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1700 Moore Street
Huntingdon, PA

Phone :(814) 641-3464
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Baker Institute for Peace and Conflict Studies's Visual Map

  • Offers a Bachelor’s degree in Peace and Conflict Studies (PACS) to students at Juniata College
  • Courses use books by such authors as socialist radical Barbara Ehrenreich 

Based at Juniata College in Huntingdon, Pennsylvania, the Baker Institute for Peace and Conflict Studies administers a bachelor's degree program which it describes as “an interdisciplinary inquiry into the human problems of war and deeply rooted conflict, and peace as a human potential.” The program's courses explore issues like “how and why humans resort to violence to resolve conflicts,” and “how peace and cooperation might be institutionalized through peacebuilding, conflict transformation, and the study of human behavior and social institutions.” Because the discipline of Peace and Conflict Studies (PACS) emphasizes “the value of nonviolent social change and the role of reconciliation and forgiveness in moving people beyond violence,” says the Institute, it can be particularly beneficial “in a culture [like America's] where war is the central metaphor for life.” For brief descriptions of each of the 30+ courses that comprise the Baker Institute's PACS program, click here.

The Baker Institute's earliest roots can be traced back to 1968, when the peace activist Elizabeth Evans Baker (1902-1990) gave Juniata College a financial gift earmarked specifically for the creation of a PACS program, which was put in place three years later. The Institute itself—named in Ms. Baker's honor—was formally established in 1986 by Andrew Murray, a leader in the development of PACS as a field of scholarly inquiry. In 2002, Murray was one of fifty Juniata College faculty members to sign a resolution opposing a U.S. invasion of Saddam Hussein’s Iraq. Today he is a senior fellow with the Institute.

In addition to its PACS degree program, the Baker Institute also sponsors conferences, workshops, and public forums on issues of war and peace
all in an effort to “educate the public, as well as the Juniata College community, about creating a future where war no longer exists.”

In 2012, Baker Institute director James Skelly—who previously had led seminars at the Institute on Social and European Studies (located in Hungary)—founded, as a Baker Institute project, an online Centre on Critical Thinking that aims to “draw students out of the frenzy of the modern digital world full of meaningless information, and into dialogic explorations that challenge them [to] make sense of their experiences of the world, and empower them to have a voice in it.” In the 1960s, Skelly was a U.S. Navy officer who refused to serve in the Vietnam War. In 1971 he worked with Jane Fonda and Donald Sutherland as the “political coordinator” of the so-called “Free The Army” Show in San Diego, an event whose goal was to incite mass insubordination among American troops.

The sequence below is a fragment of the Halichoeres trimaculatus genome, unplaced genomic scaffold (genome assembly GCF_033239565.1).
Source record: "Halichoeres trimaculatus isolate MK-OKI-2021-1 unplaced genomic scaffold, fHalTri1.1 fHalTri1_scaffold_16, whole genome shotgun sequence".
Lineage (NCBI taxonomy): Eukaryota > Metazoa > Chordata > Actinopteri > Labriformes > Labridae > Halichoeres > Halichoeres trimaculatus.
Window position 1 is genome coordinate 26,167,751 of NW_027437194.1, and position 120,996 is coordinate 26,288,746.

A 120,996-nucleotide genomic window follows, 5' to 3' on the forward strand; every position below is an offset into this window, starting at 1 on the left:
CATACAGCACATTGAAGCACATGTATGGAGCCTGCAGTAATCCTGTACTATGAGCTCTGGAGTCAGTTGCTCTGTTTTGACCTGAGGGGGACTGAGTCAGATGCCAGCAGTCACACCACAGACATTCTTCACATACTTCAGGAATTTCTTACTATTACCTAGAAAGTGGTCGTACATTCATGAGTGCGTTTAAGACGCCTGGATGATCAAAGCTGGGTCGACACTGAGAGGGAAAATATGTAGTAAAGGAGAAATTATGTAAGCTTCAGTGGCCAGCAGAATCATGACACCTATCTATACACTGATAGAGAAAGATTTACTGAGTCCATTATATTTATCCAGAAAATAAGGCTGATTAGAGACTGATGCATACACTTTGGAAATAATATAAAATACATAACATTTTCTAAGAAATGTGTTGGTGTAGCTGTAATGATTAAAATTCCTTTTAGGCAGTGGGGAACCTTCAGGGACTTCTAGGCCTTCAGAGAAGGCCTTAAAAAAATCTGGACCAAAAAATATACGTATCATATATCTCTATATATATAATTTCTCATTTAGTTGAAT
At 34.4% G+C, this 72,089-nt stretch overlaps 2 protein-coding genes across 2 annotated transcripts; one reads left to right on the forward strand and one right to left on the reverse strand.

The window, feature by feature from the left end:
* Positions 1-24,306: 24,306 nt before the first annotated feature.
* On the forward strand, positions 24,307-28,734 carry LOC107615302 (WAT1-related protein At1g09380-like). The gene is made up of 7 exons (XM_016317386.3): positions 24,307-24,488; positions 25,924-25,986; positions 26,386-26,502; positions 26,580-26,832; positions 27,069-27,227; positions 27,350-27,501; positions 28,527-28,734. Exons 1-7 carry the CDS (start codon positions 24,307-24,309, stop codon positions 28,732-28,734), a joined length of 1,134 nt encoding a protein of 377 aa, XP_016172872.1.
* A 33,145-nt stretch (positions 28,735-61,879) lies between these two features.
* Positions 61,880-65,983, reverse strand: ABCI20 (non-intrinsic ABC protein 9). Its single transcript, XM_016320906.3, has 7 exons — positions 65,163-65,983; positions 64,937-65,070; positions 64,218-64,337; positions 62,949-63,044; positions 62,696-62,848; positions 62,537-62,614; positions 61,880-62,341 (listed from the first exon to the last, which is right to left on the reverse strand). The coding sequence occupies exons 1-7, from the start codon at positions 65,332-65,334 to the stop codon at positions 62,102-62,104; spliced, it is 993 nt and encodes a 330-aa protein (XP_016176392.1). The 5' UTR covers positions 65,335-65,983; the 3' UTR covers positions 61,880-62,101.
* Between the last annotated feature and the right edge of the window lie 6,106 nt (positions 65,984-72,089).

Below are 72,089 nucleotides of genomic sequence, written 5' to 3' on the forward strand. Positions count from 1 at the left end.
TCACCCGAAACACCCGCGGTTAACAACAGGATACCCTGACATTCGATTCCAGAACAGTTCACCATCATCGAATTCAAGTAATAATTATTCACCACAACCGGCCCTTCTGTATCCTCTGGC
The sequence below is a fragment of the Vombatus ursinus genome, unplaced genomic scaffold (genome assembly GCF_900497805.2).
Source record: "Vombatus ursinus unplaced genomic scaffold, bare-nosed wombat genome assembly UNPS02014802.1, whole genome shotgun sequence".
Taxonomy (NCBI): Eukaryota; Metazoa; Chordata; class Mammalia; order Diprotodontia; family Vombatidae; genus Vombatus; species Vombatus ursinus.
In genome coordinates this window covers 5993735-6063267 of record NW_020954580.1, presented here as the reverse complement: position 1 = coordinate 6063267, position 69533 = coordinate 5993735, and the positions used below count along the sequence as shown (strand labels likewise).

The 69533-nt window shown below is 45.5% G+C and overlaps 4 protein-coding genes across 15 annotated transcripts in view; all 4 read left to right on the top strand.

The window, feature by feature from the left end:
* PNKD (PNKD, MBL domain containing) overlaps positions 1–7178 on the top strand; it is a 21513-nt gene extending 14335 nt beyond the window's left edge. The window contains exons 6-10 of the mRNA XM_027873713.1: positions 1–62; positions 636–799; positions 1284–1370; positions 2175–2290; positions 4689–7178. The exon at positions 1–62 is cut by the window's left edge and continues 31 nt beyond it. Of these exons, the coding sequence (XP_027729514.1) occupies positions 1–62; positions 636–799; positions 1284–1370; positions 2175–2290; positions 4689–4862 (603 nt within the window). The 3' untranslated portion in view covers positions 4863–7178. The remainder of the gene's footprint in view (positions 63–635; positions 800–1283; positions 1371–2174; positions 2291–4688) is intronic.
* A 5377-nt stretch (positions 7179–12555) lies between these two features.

In an effort to stimulate an exchange of knowledge and ideas among faculty at Juniata, each semester the Baker Institute hosts a series of Integrative Faculty Seminars where professors are invited to present, to their colleagues, information about their recent research products and intellectual odyssies.

Among the more noteworthy and influential courses ever offered by the Baker Institute was “Globalization and the New Wars,” which was taught by the aforementioned James Skelly in the aftermath of the U.S. invasion of Iraq in 2003. According to the course syllabus, Skelly's class focused on “the nature of capitalist economies and the transformations that they have wrought since the beginnings of the industrial revolution in the mid-18th century”; was “especially concerned with the more recent development of consumerism and the cultural attitudes that it engenders”; and sought to “explore how the 'new wars' that have developed in the post-Cold War world are evolving, including what many call 'terrorism,' the United States' response including the war in Iraq, and what the consequences may be for globalization in political, economic, and cultural terms.” A required text for the class was Barbara Ehrenreich's
Nickeled and Dimed, which advocated the abolition of capitalism. And a “recommended reading” for the course was Benjamin Barber's Jihad vs. McWorld, which not only argued against the spread of capitalism and Western ideologies, but also attributed the Arab world's rising anti-Americanism to resentments spawned by the great success of U.S. businesses such as McDonald's.

For additional information on the Baker Institute, click here.



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